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It was late night when Markus was sitting at his desk and suddenly a fairy appeared out of nowhere. She told him that he had been granted a wish. Markus wished for her to tell him next week's lottery draw and handed her pen and paper. But the fairy told him that these were 6 wishes and that thus it was not possible for her to tell him. Instead she wrote one number on the paper and said: "This is the sum of all of next week's numbers in the lottery draw." Markus then thought There are too many possibilites for me to just guess the numbers. The fairy, who had sensed his thoughts then gave him another tip: "The number of possibilites that this sum can be achieved multiplied with it is a really big number, in the magnitude of a few million $(number >= 10,000,000)$, and it is also equal to the product of the six numbers." After she had vanished, Markus began to scribble and sure enough, won the lottery the next week.

What are the six numbers?

The solution is unique.


TL;DR

  • Six distinct numbers between including 1 and 49 - for you maths people: $[1,49]$
  • Sum of these times possibilities of summands is equal to product of these numbers and >= 10,000,000.
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  • $\begingroup$ Is it (1,49) or [1,49] $\endgroup$ – Hubble07 Aug 20 '14 at 17:42
  • $\begingroup$ @Hubble07 [1,49], like lottery in general $\endgroup$ – ThreeFx Aug 20 '14 at 17:47
  • 1
    $\begingroup$ Would you happen to know a more elegant way of solving this problem than simply throwing clock cycles at it? $\endgroup$ – aaaaaaaaaaaa Aug 31 '14 at 20:07
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I'd guess the answer is 130, based on output from the following python program. There are 140008 ways to make the sum 130, and the tuple (5, 8, 11, 26, 37, 43) has sum 130, product 18201040, and 130 times 140008 is 18201040.

Here's the python program, followed by its output:

#!/usr/bin/env python
# Re: http://puzzling.stackexchange.com/questions/2119/markus-lucky-numbers
# Find: Six distinct numbers from [1,49] such that their sum, times
# the number of possible ways to get that sum, is equal to their
# product, which is >= 10,000,000.

from itertools import combinations
from operator import mul

u = range(1,50)
maxSum = 44+45+46+47+48+49
ways = [0]*(maxSum+1)
for c in combinations(u, 6):
    s = sum(c)
    ways[s] += 1

for c in combinations(u, 6):
    s = sum(c)                  # Get sum of #'s
    p = reduce(mul, c, 1)       # Get product of #'s
    w = ways[s]                 # Get # of ways to make sum
    if s*w == p:
        print s, w, p, c

It took 0m14.775s to run, and produced the following output:

36 110 3960 (1, 2, 3, 4, 11, 15)
45 532 23940 (1, 4, 5, 7, 9, 19)
76 13552 1029952 (2, 8, 11, 14, 19, 22)
130 140008 18201040 (5, 8, 11, 26, 37, 43)
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  • $\begingroup$ Correct, sir! :D $\endgroup$ – ThreeFx Aug 20 '14 at 20:05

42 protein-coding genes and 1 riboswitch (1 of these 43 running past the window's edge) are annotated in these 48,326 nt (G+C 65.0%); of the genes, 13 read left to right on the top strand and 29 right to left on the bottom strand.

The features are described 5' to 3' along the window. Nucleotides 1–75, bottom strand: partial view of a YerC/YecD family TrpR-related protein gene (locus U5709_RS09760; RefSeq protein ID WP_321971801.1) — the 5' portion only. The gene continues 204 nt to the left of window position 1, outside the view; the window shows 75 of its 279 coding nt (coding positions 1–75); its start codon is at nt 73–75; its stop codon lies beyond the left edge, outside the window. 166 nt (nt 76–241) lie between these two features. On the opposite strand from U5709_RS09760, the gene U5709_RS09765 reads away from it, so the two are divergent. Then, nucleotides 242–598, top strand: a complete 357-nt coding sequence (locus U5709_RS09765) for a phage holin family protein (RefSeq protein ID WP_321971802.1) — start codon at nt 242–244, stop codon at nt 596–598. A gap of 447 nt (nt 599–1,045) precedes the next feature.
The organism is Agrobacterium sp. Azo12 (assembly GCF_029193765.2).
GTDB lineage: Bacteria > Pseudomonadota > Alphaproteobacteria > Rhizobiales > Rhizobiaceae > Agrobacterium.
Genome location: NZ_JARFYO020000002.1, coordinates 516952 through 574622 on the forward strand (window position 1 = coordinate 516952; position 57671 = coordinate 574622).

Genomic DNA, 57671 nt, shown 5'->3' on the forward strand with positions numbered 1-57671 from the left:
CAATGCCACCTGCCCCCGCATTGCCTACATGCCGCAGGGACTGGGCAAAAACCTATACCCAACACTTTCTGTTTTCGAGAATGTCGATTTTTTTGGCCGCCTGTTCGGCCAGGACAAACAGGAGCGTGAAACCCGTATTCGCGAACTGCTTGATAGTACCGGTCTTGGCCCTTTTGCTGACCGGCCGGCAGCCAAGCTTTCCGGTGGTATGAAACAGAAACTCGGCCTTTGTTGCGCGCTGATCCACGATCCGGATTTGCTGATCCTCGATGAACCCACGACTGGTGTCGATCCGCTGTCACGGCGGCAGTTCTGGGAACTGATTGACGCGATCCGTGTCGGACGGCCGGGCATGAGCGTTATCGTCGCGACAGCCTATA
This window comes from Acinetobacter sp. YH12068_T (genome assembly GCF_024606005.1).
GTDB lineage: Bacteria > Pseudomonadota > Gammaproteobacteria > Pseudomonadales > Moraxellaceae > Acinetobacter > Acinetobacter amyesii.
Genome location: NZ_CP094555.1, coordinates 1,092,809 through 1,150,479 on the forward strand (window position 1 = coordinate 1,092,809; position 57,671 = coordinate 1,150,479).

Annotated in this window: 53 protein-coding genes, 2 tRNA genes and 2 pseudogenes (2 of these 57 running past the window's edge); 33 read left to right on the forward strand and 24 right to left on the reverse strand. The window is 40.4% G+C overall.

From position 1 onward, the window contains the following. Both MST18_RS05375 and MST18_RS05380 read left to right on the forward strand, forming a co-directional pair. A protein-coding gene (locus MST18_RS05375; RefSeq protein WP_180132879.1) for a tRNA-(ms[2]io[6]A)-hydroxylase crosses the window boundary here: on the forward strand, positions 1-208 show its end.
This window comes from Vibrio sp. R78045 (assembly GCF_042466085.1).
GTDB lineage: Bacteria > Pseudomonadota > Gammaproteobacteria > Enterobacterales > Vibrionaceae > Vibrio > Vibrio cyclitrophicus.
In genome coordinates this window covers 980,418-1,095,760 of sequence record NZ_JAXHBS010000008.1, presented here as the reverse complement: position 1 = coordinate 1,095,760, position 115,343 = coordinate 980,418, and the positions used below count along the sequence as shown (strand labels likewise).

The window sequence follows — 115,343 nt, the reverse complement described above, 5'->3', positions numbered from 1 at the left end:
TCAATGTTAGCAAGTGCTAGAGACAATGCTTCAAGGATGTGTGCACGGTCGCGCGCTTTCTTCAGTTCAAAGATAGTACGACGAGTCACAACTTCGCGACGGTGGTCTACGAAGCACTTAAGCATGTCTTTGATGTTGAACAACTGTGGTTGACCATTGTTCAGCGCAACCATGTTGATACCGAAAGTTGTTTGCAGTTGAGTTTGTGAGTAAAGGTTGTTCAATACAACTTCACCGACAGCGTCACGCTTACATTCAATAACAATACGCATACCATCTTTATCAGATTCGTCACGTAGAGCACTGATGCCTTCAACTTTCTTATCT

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I couldn't find a trick to solve this because I don't know a formula for "possibilities of summands." So I wrote a program and tried to brute force a solution. There turn out to be many or I am mistaken...

Let's go step by step. Suppose the sum is 21 there is only one possible drawing: 1,2,3,4,5,6. The order of the numbers drawn doesn't matter, since the question is about finding the correct numbers to place the bet on.

For a sum of 22 the numbers are 1,2,3,4,5,7. Again a unique solution. For sum=23 it could be either 1,2,3,4,5,8 or 1,2,3,4,6,7. I let the computer calculate and came to this list (shortened)

20 --> P=0;
21 --> P=1;
22 --> 1; 23 --> 2; 24 --> 3; 25 --> 5; 26 --> 7; 27 --> 11; 28 --> 14; 29 --> 20; 30 --> 26; 31 --> 35; 32 --> 44; 33 --> 58; 34 --> 71; 35 --> 90; ...

For sum=35 there are already multiple solutions. Given the "probability of summands" above (P=90), possible solutions are:

1 2 3 4 5 45: 1*2*3*4*5*45 = 5400 = 90 * 60 = 90 * (1+2+3+4+5+45)

1 2 3 4 10 12: 1*2*3*4*10*12 = 2880 = 90 * 32 = 90 * (1+2+3+4+10+12)

Other examples: 1 2 3 5 6 17; 1 2 3 5 9 10; 1 2 4 5 7 9

Given the wording of the puzzle, I'd have expected a unique solution. Is the wording of the puzzle correct?

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  • $\begingroup$ The solution is unique, I'll add it in a sec. Alright, it should be correct now. $\endgroup$ – ThreeFx Aug 20 '14 at 18:14
  • $\begingroup$ Just to be sure: is this a pen and paper or computational puzzle? $\endgroup$ – user3883664 Aug 20 '14 at 18:33
  • $\begingroup$ Both should be possible, depending on how good your mental maths skills are. :P $\endgroup$ – ThreeFx Aug 20 '14 at 18:35
  • $\begingroup$ You added the information about the 2nd number being "larger than a few million". What is the lower base for a few million? 2.000.000? 3.000.000? Because after brute force there are still plenty of solutions with product > 1.000.000 ... $\endgroup$ – user3883664 Aug 20 '14 at 18:55
  • $\begingroup$ An unoptimised, poorly written brute force will need about 16 seconds, so do not wonder about this limit. Just to set it: 1,000,000 $\endgroup$ – ThreeFx Aug 20 '14 at 18:57

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